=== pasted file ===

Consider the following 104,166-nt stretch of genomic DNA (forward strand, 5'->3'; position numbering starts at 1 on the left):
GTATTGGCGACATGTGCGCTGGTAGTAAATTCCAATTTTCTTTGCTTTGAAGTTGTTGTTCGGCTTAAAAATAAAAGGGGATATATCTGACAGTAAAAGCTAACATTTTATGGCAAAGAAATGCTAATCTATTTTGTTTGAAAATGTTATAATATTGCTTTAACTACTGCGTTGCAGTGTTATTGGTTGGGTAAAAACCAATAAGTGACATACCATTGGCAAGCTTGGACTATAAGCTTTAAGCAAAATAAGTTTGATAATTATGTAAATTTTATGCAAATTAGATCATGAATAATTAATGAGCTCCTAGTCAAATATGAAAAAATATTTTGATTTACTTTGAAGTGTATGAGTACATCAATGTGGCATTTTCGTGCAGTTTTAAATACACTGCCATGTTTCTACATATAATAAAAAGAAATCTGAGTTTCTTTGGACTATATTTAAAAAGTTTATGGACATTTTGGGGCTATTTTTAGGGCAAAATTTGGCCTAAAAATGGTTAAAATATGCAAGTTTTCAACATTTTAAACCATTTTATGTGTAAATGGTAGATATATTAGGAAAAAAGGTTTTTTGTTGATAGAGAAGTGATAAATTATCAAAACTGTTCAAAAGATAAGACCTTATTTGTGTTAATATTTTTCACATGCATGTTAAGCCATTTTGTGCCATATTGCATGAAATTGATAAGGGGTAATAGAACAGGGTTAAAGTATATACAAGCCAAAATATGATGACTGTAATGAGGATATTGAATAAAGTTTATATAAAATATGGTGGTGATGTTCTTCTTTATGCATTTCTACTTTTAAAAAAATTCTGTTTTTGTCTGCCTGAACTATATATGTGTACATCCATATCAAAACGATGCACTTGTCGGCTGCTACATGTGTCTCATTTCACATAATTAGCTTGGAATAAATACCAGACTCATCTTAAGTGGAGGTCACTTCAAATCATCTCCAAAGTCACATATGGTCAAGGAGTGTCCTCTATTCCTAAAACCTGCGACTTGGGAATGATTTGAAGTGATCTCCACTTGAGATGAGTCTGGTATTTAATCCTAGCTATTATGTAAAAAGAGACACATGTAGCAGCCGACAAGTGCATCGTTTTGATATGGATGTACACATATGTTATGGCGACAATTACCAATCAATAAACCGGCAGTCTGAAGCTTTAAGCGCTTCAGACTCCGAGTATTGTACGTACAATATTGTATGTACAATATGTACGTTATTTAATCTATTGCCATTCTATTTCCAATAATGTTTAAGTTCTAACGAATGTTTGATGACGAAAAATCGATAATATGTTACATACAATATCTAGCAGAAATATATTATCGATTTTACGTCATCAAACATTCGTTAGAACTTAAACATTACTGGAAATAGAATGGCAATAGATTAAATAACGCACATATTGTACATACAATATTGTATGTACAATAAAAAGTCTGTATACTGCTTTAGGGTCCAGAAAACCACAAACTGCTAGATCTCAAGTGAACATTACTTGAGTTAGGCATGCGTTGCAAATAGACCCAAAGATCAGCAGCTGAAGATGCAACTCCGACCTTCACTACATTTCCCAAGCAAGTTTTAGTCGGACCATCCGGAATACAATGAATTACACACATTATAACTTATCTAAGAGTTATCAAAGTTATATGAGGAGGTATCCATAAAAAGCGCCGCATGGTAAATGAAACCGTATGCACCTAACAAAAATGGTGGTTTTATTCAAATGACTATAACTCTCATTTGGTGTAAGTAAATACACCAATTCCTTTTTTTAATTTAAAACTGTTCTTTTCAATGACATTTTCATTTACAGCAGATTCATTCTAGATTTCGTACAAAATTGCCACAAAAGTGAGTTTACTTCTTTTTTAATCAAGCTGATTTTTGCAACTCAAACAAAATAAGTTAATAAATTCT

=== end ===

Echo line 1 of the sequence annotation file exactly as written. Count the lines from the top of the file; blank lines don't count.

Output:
Consider the following 104,166-nt stretch of genomic DNA (forward strand, 5'->3'; position numbering starts at 1 on the left):